Service for 80th Anniversary Fall of Singapore

Widows Marion Matthews and Glad Cowie lay the 2/4th Wreath

2/4th Machine Gun Battalion Ex-Members Assoc
11.00 AM ~ Sunday 13 February 2022


MC Harry Tysoe (grandson of Harry Tysoe WX92266 ‘A’ Coy, sailed Japan with ‘J’ Force, died illness 1943 Osaka, Japan aged 35 years)


President Bernie Dorizzi (nephew of three Dorizzi brothers who died Sandakan in 1945, Herbert WX7997 ‘D’ Coy, Gordon WX9274 ‘A’ Coy, Thomas WX12884 ‘A’ Coy) welcomed at least 100 attendees supported  by Catafalque Party and Flag Raisers from 502 Army Cadet Unit, Karrakatta under guidance of Captain Ashleigh O’Connor.


Cheryl Mellor (daughter of ‘Cowboy’ Matthews WX17000 ‘E’ Coy, worked Burma-Thai Railway, sailed ‘Byoki’ Maru to Japan, recovered Yamane, Japan) gave the address, asking all present to imagine how the very confused Battle survivors felt, many very young enlistments. They wondered the whereabouts of mates,  did those  injured survive ?  and what of men lost left behind Japanese lines? They had witnessed their wounded being bayoneted.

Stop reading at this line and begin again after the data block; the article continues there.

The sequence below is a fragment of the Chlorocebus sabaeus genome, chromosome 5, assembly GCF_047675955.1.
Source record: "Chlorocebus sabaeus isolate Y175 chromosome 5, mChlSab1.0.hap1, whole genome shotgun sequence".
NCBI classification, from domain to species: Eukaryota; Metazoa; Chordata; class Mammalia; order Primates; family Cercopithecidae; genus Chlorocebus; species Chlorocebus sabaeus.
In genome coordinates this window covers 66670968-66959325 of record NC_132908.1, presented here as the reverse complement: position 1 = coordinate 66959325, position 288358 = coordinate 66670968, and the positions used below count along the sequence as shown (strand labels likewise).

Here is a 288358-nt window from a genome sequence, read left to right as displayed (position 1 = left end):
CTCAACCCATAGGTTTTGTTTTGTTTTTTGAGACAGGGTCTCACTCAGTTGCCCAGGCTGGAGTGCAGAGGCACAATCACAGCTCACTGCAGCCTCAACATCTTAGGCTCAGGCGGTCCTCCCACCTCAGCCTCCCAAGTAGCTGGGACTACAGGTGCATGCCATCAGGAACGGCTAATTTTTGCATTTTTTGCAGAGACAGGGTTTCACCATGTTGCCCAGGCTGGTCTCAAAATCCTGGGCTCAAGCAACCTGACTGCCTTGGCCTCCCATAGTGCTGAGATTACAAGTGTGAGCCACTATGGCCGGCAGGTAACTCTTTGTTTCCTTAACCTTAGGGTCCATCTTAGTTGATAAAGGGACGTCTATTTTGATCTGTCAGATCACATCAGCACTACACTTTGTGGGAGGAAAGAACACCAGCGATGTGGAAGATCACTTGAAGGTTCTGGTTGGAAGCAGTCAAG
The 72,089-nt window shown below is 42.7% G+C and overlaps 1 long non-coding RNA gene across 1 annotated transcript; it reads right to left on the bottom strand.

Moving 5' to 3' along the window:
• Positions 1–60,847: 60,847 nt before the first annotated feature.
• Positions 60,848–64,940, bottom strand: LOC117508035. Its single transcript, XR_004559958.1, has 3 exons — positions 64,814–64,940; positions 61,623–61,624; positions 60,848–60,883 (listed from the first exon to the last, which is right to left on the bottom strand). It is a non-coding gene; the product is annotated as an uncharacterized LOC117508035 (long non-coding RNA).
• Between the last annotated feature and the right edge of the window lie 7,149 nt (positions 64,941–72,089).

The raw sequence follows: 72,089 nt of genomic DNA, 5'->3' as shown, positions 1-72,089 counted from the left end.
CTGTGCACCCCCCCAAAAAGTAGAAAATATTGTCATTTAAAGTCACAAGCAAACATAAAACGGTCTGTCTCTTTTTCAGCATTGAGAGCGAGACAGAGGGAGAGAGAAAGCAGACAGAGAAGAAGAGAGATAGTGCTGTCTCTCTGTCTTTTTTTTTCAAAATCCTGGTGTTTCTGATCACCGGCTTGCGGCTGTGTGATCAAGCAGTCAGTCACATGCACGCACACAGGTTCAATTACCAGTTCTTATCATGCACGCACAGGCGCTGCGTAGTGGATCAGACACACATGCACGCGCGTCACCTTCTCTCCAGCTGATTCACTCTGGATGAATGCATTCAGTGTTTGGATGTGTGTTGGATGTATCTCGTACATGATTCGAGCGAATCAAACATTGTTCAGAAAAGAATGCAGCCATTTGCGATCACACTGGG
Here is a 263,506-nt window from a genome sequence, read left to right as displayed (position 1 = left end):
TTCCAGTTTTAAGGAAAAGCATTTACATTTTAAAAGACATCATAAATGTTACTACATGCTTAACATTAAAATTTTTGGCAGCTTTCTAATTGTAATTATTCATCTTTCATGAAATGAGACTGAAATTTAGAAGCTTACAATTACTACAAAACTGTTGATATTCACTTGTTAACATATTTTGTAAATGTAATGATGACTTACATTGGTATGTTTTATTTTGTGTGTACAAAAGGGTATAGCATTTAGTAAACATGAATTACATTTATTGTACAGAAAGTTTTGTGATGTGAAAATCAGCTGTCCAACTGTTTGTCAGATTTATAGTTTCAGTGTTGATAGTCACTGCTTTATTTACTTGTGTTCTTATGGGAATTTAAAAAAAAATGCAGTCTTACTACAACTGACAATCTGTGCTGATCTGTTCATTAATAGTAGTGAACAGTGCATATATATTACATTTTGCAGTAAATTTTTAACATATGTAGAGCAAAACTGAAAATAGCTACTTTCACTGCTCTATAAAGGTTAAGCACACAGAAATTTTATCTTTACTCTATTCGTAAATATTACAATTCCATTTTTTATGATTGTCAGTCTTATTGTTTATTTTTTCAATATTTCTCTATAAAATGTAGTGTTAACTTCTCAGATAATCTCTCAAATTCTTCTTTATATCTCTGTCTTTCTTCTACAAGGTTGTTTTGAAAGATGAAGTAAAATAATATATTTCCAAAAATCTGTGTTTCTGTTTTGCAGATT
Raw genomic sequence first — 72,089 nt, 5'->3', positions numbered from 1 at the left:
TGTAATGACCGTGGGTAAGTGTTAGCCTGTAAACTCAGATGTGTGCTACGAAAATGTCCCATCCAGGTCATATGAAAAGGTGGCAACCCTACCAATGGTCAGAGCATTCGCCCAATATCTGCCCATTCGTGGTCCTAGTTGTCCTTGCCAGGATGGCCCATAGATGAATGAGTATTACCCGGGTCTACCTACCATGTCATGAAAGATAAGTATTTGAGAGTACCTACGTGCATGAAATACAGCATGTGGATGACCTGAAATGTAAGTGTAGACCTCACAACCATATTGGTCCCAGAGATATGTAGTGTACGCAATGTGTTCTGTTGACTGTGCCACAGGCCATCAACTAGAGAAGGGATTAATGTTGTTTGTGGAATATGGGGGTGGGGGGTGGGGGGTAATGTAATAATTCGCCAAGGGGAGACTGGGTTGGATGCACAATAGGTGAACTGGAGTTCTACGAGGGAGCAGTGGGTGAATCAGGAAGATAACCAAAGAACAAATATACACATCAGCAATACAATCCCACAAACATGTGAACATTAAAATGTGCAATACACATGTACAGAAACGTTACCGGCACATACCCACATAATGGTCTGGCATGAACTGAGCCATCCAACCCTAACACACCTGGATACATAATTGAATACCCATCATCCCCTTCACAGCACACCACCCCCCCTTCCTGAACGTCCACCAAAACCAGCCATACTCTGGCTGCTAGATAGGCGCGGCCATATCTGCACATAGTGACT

The eight day Battle for Singapore was nothing short of total confusion, lead by incompetent leaders of all nationalities.
The Australians soon learned their leader Gordon Bennett had deserted them prior to capitulation!
  Ordered to forfeit their weapons during the night of 15th and morning of 16 February (and not do anything ‘stupid’)   –  they were no longer soldiers having surrendered to their enemy.  They were POWs!
The ultimate humiliation was having to march 23 kms to Changi.  Their battle hardened victors lined the roads and watched.  Chinese who dared to throw food or water to the POWS were severely bashed.  They marched into Selarang Barracks where conditions were crowded.
Continuing the tradition of reading the names of all 2/4th who died during the battle the names of ‘C’ Coy were read out by Greame Hambley (son of Ernest ‘Blue’ Hambley WX4991 ‘B’Coy worked Burma-Thai Railway with ‘F’ Force, recovered Singapore) and Lou Daily (nephew to William Beer WX7636 ‘D’ Coy, died Sandakan June 1945 aged 28 years and Lou Daily WX8778 ‘B’ Coy, sailed Japan ‘Byoki’ Maru from Burma-Thai Railway. Recovered from Yamane, Japan)